From the Field

Iraq crisis, Mosul offensive: Facts, FAQs, and how to help

Oumayma and her son Ali fled with their family after their home town in Iraq was hit by bombs. (©2015 World Vision, Jo Currie)

Iraq has declared victory in the fight to retake Mosul, the nation’s second-largest city, from ISIL. The battle to regain the former ISIL stronghold started in October 2016.

“While some people see this as the end of a crisis, the work is really just beginning,” says Ian Dawes, World Vision’s manager for the Iraq humanitarian response. “The lives of children and their families have been torn apart after years of ISIL rule and months of fighting to retake the city. The level of destruction is immense.”

More than 400,000 people are currently displaced from Mosul because of the fighting. World Vision and other humanitarian agencies are providing aid for civilians who fled the conflict.

Interested in updated stories, images, and videos of people on the front lines of Iraq’s humanitarian crisis?

Since mid-2014, the people of Iraq have been caught up in a resurgence of violence. The conflict has exacerbated the already dire humanitarian situation stemming from Syria’s five-year civil conflict.

Here’s what you should know about the humanitarian needs of people affected by the conflict in Iraq and the battle to retake Mosul.

 

Fast fact on Mosul and conflict in Iraq:

  • 3.4 million people displaced within the country
  • 11 million people in need out of a population of 38 million
  • More than 900,000 people are displaced from Mosul and surrounding villages; 300,000 live in camps nearby
  • About 240,000 Syrian refugees are in the Kurdish Region of Iraq, creating additional strain among host communities with limited resources
  • Key needs: clean water, sanitation, food, shelter, essential items to help face winter, healthcare, education, and emotional support

 

What happened in Iraq?

After two years of fighting, 3.4 million people are displaced within the country. About half of them settled in camps for internally displaced people, within host communities, or in churches in the Kurdish Region of Iraq. Some are beginning to return to their home communities as the Iraqi government gains control of more territory.

Read how Hada’s family escaped on foot through mined fields and about their life in a camp for displaced people.

Right now, about 11 million Iraqis need some kind of assistance.

Little boy in Iraq holding pencils
Ali, 3, from Syria, shows off new pencils and a notebook at the camp where his family lives in the Kurdish Region of Iraq. (©2015 World Vision/photo by Steve Jeter)

 

How has the Iraqi conflict affected children?

Children who fled Mosul arrived at camps petrified, struggling to express themselves, and in some cases too terrified to speak, say World Vision staff based just outside of the city.

Their physical and mental health has been badly affected by two years living under a brutal occupation and then facing landmines, snipers, and fighters when they fled.

Many children are forced to flee with only the clothes they have on. They are out of school and vulnerable to violence and health issues due to unstable and unhygienic living conditions.

 

What are Iraqi’s greatest needs? 

People displaced by conflict typically need clean water, food, shelter, hygiene supplies, and basic household supplies like mattresses and blankets. They also will have a range of healthcare needs, including chronic conditions such as heart disease and diabetes, and issues associated with poverty like malnutrition, exposure, cholera, or diarrhea.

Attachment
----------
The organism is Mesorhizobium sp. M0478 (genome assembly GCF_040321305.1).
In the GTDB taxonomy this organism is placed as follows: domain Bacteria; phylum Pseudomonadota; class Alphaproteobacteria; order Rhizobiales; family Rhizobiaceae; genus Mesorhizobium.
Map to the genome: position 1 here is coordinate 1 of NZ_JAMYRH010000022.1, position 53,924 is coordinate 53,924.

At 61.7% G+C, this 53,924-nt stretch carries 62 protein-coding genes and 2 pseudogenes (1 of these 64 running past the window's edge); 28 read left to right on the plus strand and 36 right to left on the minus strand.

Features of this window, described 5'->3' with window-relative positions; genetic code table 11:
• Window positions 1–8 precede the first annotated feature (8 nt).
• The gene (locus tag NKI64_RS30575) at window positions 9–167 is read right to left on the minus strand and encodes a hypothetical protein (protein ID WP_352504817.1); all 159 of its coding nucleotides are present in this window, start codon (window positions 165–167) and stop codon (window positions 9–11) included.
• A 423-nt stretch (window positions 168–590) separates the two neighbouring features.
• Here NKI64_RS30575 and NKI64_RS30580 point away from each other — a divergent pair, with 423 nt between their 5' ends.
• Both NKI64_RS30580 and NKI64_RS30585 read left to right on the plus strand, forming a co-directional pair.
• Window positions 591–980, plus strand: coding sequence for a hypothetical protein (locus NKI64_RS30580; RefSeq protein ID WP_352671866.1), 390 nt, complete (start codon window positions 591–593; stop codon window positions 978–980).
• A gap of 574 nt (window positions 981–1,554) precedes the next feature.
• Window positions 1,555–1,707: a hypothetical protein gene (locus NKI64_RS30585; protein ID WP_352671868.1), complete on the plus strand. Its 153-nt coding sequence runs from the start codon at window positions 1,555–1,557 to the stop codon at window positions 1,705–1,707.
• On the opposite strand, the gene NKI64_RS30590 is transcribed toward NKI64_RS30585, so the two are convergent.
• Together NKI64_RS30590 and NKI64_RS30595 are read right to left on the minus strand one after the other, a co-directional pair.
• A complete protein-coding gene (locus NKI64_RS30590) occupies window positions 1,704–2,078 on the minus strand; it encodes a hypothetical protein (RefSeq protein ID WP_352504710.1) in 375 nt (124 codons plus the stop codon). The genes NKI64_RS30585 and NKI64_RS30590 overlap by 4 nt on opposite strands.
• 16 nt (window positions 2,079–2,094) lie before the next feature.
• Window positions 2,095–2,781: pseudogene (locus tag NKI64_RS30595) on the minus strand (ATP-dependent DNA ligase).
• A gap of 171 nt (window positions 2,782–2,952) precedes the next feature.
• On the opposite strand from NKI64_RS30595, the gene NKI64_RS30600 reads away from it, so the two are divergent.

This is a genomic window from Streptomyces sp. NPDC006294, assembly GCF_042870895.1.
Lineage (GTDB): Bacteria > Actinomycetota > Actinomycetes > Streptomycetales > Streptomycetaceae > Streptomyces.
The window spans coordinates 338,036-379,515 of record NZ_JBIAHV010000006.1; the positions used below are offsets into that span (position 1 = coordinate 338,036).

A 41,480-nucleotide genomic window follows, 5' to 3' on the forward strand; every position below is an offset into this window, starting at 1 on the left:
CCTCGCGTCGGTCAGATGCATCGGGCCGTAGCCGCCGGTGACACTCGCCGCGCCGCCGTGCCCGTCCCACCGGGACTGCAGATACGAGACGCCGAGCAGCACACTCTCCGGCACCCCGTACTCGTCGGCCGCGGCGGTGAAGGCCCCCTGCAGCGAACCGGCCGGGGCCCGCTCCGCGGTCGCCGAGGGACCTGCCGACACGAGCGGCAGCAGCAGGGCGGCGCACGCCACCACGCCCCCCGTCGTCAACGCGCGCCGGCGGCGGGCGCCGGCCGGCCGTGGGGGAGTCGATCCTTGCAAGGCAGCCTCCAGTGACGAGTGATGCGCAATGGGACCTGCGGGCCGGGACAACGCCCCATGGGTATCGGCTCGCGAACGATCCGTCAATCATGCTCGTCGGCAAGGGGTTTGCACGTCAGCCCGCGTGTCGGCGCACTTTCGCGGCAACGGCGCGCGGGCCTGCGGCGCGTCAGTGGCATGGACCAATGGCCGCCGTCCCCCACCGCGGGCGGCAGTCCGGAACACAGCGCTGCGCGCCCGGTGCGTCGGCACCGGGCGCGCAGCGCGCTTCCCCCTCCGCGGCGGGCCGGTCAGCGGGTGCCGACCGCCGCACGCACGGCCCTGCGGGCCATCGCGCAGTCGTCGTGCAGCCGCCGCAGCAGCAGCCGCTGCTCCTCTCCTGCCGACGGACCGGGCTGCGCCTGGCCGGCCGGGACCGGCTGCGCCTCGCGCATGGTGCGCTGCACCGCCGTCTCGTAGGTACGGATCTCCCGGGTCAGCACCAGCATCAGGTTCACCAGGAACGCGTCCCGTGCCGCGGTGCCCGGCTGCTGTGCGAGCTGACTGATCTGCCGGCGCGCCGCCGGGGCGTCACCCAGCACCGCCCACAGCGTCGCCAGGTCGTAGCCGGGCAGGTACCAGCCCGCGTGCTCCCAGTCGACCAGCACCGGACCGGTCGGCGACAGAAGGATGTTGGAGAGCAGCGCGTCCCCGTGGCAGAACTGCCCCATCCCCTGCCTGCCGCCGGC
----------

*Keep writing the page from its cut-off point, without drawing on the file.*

Children and adults who have experienced the unspeakable horrors of war  need long-term help coping with their experiences.

“Many children have been stuck in their homes while bombings, sniper fire or chaos ruled around them. Others have witnessed the death of family members,” says Aaron Moore, World Vision’s programs manager in northern Iraq.

 

How is World Vision bringing hope to Iraq?

World Vision began responding to the current crisis in Iraq in August 2014. Our staff have served more than 1 million people in the Iraq with:

  • Access to clean drinking water
  • Health services
  • Education programs, including assistance to rebuild school in Mosul and support to teachers
  • Child protection services
  • Food provisions
  • Food vouchers
  • Cash (for most urgent needs)

We work with the church in Iraq, providing food vouchers to people who fled Mosul in August 2014 and are living in Christian camps. We have assisted these camps with generators and water systems. We’ve also created spaces for children to play volleyball, basketball, and on swing sets.

Some of our work focuses on the church. However, our overall aid efforts focus on helping the most vulnerable people, regardless of their religion, race, or gender.

World Vision’s youth empowerment and family relations programs help families rebuild their lives.

 

Explore our unique, interactive Iraq story map

Learn about some important places from the Bible and their relation to people and cities caught up in the current crisis in Iraq.

Iraq story map screenshot: Mosul conflict, World Vision response

 

What is World Vision’s history in Iraq?

World Vision began working in Iraq in the 1990s. Between April 2003 and September 2004, our staff focused efforts on rehabilitating schools and rural water and sanitation systems. We also provided medical supplies to clinics and hospitals, and supported displaced families with clothing, food, hygiene kits, blankets and mattresses, and cooking sets, reaching about 598,000 people in all.

 

How you can help

  • Help World Vision meet the most urgent needs of Syrian and Iraqi children.
  • Pray for children, families, and humanitarian workers in Iraq.
  • Engage your church by hosting a “Refugee Sunday.”
  • Provide emergency aid to displaced children and families.

 

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